BERKELEY, Calif, -- The intensity and rapid spread of the wildfires in California this year is alarming fire scientists.
To combat the dangerous trend of escalating wildfires, some of those scientists think it's time to fight fire with fire. They're calling for more prescribed burns.
Dangerous fires are nothing new to California. Back in 1984, 50 homes and two hotels burned down in Tahoe City. But in 2021, the fires are burning like never before.
WILDFIRE TRACKER: Interactive map shows where wildfires are burning in CA
Fires this year have twice crested the Sierra Nevada, burning at high elevations over granite peaks with sparse vegetation, and that is stunning to fire scientists.
Crystal Kolden is a fire scientist at UC Merced.
"We are not able to contain these supercharged fires that are feeding off these climate change-induced conditions, and we need to start approaching these fires very differently," she said.
Fire scientists are advocating fighting fire with more fires - ones that are purposefully set.
UC Berkeley fire scientist Scott Stephens explains, "We can do some burning in the winter, but we need a workforce to do that. Right now we have no work force to do that. Firefighters are hired just for the fire season. But there is talk in Congress to change that to have year round kinds of resources. And we can do aerial ignition. "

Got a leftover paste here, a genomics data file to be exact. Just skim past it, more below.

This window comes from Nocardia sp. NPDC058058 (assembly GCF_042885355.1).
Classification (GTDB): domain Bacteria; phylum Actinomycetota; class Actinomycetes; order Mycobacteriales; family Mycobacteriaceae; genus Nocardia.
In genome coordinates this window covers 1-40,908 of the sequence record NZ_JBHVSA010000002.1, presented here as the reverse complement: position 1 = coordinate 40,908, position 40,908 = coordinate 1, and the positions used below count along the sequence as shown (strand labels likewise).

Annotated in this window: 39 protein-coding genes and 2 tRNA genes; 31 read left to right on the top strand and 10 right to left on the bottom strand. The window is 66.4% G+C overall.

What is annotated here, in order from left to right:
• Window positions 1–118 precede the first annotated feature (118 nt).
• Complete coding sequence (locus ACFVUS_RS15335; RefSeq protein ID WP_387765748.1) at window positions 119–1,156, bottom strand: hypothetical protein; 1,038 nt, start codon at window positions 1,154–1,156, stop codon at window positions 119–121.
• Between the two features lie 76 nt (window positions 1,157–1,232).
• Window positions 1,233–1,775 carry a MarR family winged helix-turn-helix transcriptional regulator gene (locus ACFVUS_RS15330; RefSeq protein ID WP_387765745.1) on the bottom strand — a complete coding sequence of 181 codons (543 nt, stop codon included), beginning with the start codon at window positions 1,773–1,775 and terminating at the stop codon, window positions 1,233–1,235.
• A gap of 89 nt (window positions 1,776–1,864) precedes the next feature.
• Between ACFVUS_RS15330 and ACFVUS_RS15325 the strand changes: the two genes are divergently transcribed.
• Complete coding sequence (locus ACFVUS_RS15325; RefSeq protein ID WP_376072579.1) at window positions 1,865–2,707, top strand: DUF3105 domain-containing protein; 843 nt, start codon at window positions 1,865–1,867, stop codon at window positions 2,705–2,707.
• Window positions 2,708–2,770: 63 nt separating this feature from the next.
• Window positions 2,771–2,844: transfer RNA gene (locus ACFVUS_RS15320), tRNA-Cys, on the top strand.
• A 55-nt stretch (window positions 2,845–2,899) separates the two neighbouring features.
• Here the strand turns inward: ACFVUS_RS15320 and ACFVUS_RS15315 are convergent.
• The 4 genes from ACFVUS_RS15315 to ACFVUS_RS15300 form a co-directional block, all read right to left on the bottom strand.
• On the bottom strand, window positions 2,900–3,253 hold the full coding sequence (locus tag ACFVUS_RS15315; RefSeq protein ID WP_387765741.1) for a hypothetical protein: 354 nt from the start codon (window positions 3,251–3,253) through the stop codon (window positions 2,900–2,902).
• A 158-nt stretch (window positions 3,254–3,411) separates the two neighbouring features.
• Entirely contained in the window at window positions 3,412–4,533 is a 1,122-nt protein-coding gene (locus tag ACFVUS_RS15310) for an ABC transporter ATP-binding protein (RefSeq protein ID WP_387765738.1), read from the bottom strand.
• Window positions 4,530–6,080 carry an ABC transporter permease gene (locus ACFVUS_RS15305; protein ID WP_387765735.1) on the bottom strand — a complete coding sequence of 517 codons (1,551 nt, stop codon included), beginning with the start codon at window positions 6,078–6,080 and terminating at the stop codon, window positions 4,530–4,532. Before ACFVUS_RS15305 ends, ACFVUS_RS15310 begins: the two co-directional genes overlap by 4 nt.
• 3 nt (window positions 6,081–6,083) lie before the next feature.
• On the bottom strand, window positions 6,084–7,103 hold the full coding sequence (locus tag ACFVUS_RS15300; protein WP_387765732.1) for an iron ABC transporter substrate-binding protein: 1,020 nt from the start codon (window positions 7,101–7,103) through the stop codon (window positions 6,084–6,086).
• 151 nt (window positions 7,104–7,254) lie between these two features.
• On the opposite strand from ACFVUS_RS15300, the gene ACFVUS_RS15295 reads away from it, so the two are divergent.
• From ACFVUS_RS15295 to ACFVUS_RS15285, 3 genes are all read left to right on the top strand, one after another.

Kolden added, "What the science tells us, is we need more of the type of low intensity fire that California landscapes evolved with. Having 1,000 fires going across the state, really small, only a day or two, producing a much smaller amount of smoke."
But off-season controlled burns could mean Californians learning to live with levels of smoke in the air year round. The density of trees and fuel on the ground also have to be addressed.
Stephens predicted, "My back-of-the-envelope calculation says we need to do 10 times more acreage per year in mitigation than we're doing now because we're just not making a difference. We may have a prescribed fire training center coming to California someday. That's in legislation both state and federal. And then we also need more capacity to do the restoration thinning and to sell some of those products and break even on the costs. "
Fire scientists warned If we don't change the fundamentals, which is the structure of the state's forests, we are not going to get out of this hole. They say, "It's the only way forward."